If you have more sources listed in /etc/apt/sources.list.d/, run the sed commands for these too. The sed command is assuming your are using the Debian mirror. Adjust the command (or just edit the file manually) to match your mirror. This work in Debian Jessie and later. Note that tools like apt-file only recently started using the apt transport system, and do not work with these tor+http URLs. For apt-file you need the version currently in experimental, which need a recent apt version currently only in unstable. So if you need a working apt-file, this is not for you. Another advantage from this change is that your machine will start using Tor regularly and at fairly random intervals (every time you update the package lists or upgrade or install a new package), thus masking other Tor traffic done from the same machine. Using Tor will become normal for the machine in question. On Freedombox, APT is set up by default to use apt-transport-tor when Tor is enabled. It would be great if it was the default on any Debian system.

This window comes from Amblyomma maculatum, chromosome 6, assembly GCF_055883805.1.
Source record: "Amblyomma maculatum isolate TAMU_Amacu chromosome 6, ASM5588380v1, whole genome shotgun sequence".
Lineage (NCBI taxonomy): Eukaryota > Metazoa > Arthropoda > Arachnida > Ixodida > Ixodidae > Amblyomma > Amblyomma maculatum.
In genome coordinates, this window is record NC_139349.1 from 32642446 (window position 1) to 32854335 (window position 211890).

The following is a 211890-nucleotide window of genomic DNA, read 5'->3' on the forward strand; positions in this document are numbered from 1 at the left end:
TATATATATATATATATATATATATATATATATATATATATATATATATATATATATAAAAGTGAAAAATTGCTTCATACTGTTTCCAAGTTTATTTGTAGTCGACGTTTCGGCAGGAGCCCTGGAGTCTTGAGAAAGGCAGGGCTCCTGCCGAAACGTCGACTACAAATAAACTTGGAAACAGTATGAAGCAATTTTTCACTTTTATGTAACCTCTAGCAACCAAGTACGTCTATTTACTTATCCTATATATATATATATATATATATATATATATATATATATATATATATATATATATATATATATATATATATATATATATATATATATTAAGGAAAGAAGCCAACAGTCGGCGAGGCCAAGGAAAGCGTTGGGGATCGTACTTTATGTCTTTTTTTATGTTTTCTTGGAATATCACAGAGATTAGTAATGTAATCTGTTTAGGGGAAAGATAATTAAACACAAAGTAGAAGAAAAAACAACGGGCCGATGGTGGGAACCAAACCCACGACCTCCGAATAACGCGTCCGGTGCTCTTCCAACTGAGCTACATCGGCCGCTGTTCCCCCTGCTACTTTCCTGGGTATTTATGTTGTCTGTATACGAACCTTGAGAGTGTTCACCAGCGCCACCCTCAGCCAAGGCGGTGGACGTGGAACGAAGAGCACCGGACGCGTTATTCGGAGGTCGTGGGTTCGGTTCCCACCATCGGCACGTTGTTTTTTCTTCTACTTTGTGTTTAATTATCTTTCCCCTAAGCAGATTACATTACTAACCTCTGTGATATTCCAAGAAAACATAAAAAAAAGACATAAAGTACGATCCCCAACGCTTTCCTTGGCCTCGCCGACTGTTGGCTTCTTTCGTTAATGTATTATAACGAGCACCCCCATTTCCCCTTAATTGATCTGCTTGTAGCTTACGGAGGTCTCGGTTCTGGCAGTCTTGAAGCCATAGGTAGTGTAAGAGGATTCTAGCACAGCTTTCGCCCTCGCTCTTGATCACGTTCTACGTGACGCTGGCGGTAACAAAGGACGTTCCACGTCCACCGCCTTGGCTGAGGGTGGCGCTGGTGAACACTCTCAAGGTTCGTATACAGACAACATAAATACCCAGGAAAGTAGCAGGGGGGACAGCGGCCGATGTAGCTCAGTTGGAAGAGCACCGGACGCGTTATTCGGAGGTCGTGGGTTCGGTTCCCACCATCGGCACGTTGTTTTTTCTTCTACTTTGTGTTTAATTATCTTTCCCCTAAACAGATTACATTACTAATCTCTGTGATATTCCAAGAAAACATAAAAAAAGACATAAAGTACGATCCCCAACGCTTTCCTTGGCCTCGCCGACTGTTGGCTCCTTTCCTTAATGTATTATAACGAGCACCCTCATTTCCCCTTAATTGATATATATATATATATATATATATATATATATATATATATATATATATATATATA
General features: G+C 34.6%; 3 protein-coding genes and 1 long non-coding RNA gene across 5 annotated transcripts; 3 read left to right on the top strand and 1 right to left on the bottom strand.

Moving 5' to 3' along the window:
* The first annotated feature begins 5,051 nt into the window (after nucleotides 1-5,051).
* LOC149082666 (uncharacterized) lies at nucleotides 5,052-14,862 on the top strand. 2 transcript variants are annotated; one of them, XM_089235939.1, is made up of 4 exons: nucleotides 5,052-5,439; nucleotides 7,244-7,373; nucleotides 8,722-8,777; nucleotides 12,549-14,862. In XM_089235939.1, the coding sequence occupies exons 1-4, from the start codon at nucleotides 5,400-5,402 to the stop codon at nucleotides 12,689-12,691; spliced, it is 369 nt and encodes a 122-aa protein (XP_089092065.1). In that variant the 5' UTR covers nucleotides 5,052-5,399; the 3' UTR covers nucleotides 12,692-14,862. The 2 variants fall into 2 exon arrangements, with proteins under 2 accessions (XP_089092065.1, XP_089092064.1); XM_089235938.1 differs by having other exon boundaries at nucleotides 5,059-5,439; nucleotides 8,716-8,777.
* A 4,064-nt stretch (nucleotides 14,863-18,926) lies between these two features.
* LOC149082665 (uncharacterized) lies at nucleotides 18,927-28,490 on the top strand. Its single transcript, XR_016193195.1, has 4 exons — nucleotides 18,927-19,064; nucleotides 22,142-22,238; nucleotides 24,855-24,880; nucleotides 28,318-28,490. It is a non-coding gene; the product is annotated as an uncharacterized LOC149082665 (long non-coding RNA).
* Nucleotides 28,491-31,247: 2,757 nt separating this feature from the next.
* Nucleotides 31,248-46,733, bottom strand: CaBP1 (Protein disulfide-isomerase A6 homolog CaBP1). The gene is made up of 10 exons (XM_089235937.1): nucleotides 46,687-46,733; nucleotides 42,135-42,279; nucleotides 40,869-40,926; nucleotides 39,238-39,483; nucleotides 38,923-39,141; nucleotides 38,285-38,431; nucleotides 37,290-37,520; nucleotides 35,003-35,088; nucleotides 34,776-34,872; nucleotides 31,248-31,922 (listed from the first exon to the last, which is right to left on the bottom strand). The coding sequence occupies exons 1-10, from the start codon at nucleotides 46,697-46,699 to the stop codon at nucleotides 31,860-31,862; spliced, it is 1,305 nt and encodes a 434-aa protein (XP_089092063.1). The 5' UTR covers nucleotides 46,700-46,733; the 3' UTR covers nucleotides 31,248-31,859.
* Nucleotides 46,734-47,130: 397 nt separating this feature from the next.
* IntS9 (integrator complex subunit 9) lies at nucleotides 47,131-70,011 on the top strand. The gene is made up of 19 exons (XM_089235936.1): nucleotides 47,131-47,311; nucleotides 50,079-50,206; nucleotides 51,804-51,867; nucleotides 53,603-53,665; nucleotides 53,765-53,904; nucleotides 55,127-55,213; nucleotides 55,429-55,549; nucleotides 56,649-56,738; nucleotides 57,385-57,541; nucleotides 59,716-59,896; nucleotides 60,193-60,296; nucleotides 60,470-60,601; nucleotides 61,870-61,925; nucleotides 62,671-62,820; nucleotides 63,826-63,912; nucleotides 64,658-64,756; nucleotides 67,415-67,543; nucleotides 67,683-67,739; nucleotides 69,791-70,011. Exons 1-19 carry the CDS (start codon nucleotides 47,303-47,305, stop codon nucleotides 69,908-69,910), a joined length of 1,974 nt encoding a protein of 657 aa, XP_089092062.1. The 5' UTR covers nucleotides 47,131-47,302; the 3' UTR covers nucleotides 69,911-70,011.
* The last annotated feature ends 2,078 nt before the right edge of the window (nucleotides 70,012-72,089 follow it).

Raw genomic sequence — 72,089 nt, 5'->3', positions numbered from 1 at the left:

7 January 2016

Daniel Pocock: Do you own your phone or does it own you?